Literaturschock: Before we start: Is there any question you are never asked, but wish people would ask you?

Stan Nicholls: No one’s ever asked about my recipe for chilli con carne. Which is a pity, because I think it’s pretty good!

Literaturschock: If you look in the mirror and into your own soul, what do you see? What would you like to see?

Stan Nicholls: I no longer see the sixteen year-old who lives in my head. I have this theory that most people grow up outside but not inside. The child is always lurking in your mind. People like me are very fortunate in being able to let that child loose to dream on the page.

What would I like to see in the mirror? Oh, Brad Pitt, John Travolta, Kevin Costner ... ! But I think my wife might find that a bit too exciting ...

Literaturschock: If you had a time machine, which times and places would you travel to, and what would you do there?

Stan Nicholls: There are countless answers to a question like this, aren’t there? It’d be fascinating to visit the age of dinosaurs - being careful not to step on any butterflies, of course - to see how dinosaurs behaved, and what actually wiped them out. I’d watch the building of Stonehenge, or visit the library at Alexandria before it was razed. Or stand before the gates of Troy as the wooden horse was rolled in. I’d discover the true cause of Alexander the Great’s death, watch Rome burn, or be at Christ’s tomb three days after his crucifixion. I’d see Napoleon and Wellington meeting at Waterloo, and stand by that grassy knoll in Texas on 22nd November 1963. Hear Martin Luther King’s ‘I have a dream’ speech firsthand, and watch Mohammed Ali box. Be ready to follow Jack the Ripper after he committed a murder, and attend the launching of the Titanic. Find out if Robin Hood really existed, and be there the night L. Ron Hubbard decided to invent a religion. Get a job as an extra in an Eisenstein film, and watch Orson Welles making Citizen Kane. See the Marx Brothers on stage, and have tea with Aleister Crowley. Visit Shakespeare at the Globe, and Marlowe in a tavern. Be taken on as Hugo Gernsback’s assistant, and try to befriend HG Wells. Watch the Empire State building going up, and the Eiffel tower and the Houses of Parliament. Witness the Great Fire of London, the destruction of Pompeii and Custer’s last stand. Go to Avalon and King Arthur’s court, smell the flowers in the Hanging Gardens of Babylon, sail by the Colossus of Rhodes. Or maybe I’d just travel back a year to listen to George Bush and Tony Blair plotting to ravage Iraq, and find out the real reason. And if I could ask them a question it would be - How do you expect to sleep at night with the blood of thousands of innocents on your hands?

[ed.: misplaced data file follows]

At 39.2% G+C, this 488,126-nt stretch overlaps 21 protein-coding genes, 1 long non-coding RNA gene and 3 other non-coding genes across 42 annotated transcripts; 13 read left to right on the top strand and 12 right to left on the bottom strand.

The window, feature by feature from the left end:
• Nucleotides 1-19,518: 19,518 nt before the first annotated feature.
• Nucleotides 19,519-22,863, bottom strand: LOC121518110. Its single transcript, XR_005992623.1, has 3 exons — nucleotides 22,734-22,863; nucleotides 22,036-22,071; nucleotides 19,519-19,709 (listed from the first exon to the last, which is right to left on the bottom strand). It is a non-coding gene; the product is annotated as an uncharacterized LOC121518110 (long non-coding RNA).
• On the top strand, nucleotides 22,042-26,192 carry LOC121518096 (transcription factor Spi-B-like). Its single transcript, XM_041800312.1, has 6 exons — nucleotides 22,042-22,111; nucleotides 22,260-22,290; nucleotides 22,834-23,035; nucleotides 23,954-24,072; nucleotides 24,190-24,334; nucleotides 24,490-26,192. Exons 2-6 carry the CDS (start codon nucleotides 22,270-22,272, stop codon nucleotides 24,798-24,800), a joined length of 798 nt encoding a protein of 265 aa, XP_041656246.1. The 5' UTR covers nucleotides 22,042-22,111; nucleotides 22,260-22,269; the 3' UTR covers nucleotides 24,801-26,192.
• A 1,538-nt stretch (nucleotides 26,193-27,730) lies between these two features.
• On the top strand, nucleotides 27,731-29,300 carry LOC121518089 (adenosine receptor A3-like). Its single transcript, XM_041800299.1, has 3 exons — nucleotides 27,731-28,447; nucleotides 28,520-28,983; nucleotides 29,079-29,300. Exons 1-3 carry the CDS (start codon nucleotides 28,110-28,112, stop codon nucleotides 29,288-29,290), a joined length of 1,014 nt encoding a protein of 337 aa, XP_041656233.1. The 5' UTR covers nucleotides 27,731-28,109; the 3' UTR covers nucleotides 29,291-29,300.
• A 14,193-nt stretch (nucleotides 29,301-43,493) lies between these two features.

Actually, I think I’d prefer to visit the future. One of the great injustices of life is that everything’s a work in progress, and none of us will see the outcome. How is the human race going to deal with all the problems we face, environmentally, politically, socially? What’s to become of the great European project? Will the American empire prove benevolent or oppressive? When will we achieve global government - not to mention global consciousness? What will be the impact of increasingly sophisticated technology, like genetics and nanotechnology, and will our species retain true humanity? Where will evolution take us? When will we reach the stars? It would be intriguing to see the paths human beings take.

Literaturschock: When you're not writing, what are your favourite ways to relax and have fun?

Stan Nicholls: Like most people writing for a living, I smile at the idea of leisure - there seem to be few times when I’m not working! Writing can be an all-consuming passion that fills the hours. But when I do get time off, I enjoy walking, travel, visiting historical sites, going to restaurants, museums, art galleries, that kind of thing - which I’m sure sounds very ordinary and boring. I read, of course. And music is important to me, both to set a mood when I work and as a leisure pastime. I like going to the cinema, but increasingly find it disappointing rather than satisfying. Certainly as far as most blockbusters are concerned. I call them Chinese Meal Movies - two hours later you’ve forgotten all about them. There are exceptions, of course; notably Peter Jackson’s excellent adaptation of Lord of the Rings, which I think is near perfect. I like some anime, and generally prefer European to American or British films these days. They have more meat on their bones. But I confess to having become a bit of a snob about films. I regard literature as a far superior form. There are books that have had a profound effect on me, and some I’ve reread countless times. There are very few films I can say that about.